Mini Adventure Outer Hebrides

The Outer Hebrides had always been a place we had longed to visit but timing was going to be everything! The crossing to and from the mainland had to be comfortable enough to enjoy and the weather had to promise to deliver sunsets and starry skies! With such high expectations we always said we would wait until the time was right……………….

Easter Friday and the only plan we had was to head North of the border and stay a couple of nights in a rented cottage with family. Then there was no plan!! Until a weather window for the Outer Hebrides was spotted! Within an hour tickets were bought, excitement was through the roof and research from Eriskay to Stornoway was undertaken to ensure that every second would be maximised! 

The cottage was situated just outside Fort William and was a lovely place to stay! (salmon catch cottage). The view was stunning and although out of the way it was a lovely place to stay! 

It was time to consult the OS map and pick a nice little loop for a morning run. The loop we were looking at was about 20km. The distance prompted Jim (K's Dad) and H to jump on the bikes but the loop just had to be done and we were not disappointed! A bit on the road and then over the old military road with spectacular views.

The Nephews were taken to all the usual great places to visit from the Commando Memorial to Glenfinnan, having never visited Scotland before. The four boys had a great time. 

The plan was to visit Eilean Donan and part company as we headed for Skye and the ferry from Uig to Lochmaddy on North Uist. Lunch overlooking Glengarry is always a must before experiencing the magic of Eilean Donan which is always visited on the way past! 

We were booked on the 14.00 ferry from Uig to Lochmaddy the next day so a stop at Sligachan with a short run up the glen in the morning was on the cards.

Day 1 Uig- Isle of Skye to Lochmaddy- North Uist to Kilbride Campsite- South Uist)

We have stayed at Uig before but the view as you come over the top towards the ferry port still catches the breath! The sea was like a mill pond so smiles all round! They do say that if you are not a very good sailor then you are best reaching the Outer Hebrides from Uig as it is only 1hr 45min crossing. Once on the boat we headed on deck as tradition to watch the departure and admire the views as we left the Isle of Skye.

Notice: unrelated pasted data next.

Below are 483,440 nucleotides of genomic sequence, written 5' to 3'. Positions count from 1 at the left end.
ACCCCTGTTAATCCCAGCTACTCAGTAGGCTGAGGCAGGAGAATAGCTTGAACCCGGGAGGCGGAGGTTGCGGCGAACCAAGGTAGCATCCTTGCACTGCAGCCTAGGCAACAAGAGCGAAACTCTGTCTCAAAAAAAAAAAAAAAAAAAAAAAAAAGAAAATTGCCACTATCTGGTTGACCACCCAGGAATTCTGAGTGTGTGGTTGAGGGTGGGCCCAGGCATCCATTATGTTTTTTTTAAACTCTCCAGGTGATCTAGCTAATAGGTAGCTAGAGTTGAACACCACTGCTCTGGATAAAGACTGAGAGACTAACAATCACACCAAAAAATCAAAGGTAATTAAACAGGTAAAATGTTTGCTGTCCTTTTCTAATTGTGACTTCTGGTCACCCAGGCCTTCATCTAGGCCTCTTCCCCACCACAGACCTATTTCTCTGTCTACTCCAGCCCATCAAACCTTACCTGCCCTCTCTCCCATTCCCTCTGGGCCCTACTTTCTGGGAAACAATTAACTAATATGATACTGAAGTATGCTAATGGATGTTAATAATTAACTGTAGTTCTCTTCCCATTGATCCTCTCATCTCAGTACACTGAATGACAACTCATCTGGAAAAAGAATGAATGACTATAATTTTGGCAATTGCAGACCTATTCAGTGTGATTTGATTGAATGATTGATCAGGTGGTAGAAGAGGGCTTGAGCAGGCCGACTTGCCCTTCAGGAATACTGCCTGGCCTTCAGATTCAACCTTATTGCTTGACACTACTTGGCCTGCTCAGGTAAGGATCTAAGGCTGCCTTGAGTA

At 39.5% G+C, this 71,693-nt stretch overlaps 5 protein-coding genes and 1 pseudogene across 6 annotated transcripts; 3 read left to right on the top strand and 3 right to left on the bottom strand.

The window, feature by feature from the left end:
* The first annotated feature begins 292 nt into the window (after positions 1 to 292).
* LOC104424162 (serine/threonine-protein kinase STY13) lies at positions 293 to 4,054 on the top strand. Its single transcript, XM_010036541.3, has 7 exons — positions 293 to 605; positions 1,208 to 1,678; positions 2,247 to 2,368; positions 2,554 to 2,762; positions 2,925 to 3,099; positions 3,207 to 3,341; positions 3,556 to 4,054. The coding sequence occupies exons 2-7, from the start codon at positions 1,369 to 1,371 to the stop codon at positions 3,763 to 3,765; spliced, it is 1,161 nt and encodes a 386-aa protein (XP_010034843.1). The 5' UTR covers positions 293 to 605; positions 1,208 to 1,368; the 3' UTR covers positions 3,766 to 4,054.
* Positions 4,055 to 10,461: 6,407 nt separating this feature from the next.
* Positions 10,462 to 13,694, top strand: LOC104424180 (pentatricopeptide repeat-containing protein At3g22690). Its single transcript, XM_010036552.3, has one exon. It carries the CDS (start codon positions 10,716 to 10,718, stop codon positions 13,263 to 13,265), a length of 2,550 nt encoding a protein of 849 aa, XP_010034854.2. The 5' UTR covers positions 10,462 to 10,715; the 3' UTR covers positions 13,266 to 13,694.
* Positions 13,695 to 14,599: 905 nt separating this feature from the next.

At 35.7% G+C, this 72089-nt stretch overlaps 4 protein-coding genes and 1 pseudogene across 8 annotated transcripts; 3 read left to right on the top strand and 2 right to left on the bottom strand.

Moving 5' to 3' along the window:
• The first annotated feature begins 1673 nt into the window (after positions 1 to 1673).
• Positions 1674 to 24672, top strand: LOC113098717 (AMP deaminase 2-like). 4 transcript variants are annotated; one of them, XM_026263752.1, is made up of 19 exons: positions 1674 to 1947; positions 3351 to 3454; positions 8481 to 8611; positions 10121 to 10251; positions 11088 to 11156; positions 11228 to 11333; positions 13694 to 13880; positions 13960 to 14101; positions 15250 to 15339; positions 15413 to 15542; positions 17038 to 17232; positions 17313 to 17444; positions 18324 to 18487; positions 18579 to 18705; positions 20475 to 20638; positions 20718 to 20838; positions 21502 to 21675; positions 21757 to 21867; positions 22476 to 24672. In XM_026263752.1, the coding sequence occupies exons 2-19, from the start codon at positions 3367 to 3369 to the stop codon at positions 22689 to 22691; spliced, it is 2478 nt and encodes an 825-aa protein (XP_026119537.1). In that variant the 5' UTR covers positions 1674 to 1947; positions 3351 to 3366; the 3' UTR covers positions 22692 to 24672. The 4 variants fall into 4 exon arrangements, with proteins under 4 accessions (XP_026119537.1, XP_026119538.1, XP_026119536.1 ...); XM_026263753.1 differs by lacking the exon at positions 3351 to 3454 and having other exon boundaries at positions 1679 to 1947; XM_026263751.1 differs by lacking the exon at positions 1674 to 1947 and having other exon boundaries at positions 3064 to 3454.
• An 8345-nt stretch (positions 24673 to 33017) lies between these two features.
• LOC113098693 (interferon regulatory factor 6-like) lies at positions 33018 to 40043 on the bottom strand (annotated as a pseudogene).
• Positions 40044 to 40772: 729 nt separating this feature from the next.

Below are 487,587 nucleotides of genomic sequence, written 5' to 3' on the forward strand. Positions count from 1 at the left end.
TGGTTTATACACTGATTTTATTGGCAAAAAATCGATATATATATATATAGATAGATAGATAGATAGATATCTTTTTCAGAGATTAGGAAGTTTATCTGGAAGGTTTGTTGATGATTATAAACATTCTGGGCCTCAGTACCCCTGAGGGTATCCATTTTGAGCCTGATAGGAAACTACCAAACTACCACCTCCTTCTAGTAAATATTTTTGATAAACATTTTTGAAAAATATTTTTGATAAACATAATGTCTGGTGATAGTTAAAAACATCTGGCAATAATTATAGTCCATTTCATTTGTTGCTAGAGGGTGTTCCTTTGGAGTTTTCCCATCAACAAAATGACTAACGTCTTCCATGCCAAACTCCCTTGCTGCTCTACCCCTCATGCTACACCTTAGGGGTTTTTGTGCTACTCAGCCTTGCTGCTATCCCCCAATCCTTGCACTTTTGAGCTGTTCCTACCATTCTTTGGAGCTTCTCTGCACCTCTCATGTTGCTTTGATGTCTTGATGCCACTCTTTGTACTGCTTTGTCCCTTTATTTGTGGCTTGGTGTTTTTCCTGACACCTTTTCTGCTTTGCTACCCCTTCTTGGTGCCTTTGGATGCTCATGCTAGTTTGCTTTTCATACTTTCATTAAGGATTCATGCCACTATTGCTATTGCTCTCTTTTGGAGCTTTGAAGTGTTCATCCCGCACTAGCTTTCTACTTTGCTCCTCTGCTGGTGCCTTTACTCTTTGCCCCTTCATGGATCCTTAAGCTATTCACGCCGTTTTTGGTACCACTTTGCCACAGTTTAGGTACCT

The journey seemed really fast and it wasn't long before we were approaching Lochmaddy on North Uist. The weather was typical island weather changeable and all seasons in the space of a few hours but it didn't matter as this already felt like a magical place! Also we do live in Cumbria so rain is like food, an everyday occurrence!

Armed with the numerous maps for the islands we decided to drive south and head for a campsite on the south coast. On the way we stopped at Langass Woods to stretch the legs and breath in the fresh island air! We stumbled upon the story of Hercules the Bear who went missing on the Island in 1980 for 24 days! It was a very touching story and the little man was in awe of the statue! 

We were soon back on the road heading for South Uist and a place to stay for the night! Being more anxious with a little one we decided to call ahead to the campsite knowing we were a little early in the season to check that it was open. The gentleman that we spoke to couldn't have been more welcoming and lovely! Travelling across the causeways through Benbecula knowing we would explore more tomorrow was still an awesome experience. There was a view around every corner! We soon arrived and we were not disappointed!

The facilities were immaculate and the view simply sublime across the sea to the Isle of Barra and further West to Eriskay.

From the campsite to the Isle of Barra
From the campsite beach to Eriskay 
Looking towards the causeway to Eriskay
There was one other motorhome on the site so we were not alone. It turned out the couple next door were residents of Berneray and so we proceeded to ask them to navigate the map and tell us the must sees! They were lovely! We were getting the impression that the residents of the islands were as lovely as the views! A thought that did not change throughout the trip! Just after tea we started to look at the map again and noticed a big beach on the west coast of Eriskay which we could actually see from the campsite beach! I had a feeling we may get a sunset despite the cloud so promptly packed up and drove across to the Isle of Eriskay! What a stunning place!

We parked on the upper road not to annoy the residents who lived by the beach and by the time we got to the beach the sun was dropping. The pictures will tell the rest of the story!

Standing on that beach witnessing our first outer hebrides sunset was a special moment for us all! Soon we were back at the campsite bunking down for the evening and wondering what the next day will bring!

Day 2 Kilbride South Uist to Balranald North Uist
An advantage of the little man getting up early is you get to catch the morning light! So an explore before breakfast was just what the doctor ordered! There was a little coastal path from the campsite beach which just had to be followed before a quick dig on the beach with the little man and breakfast!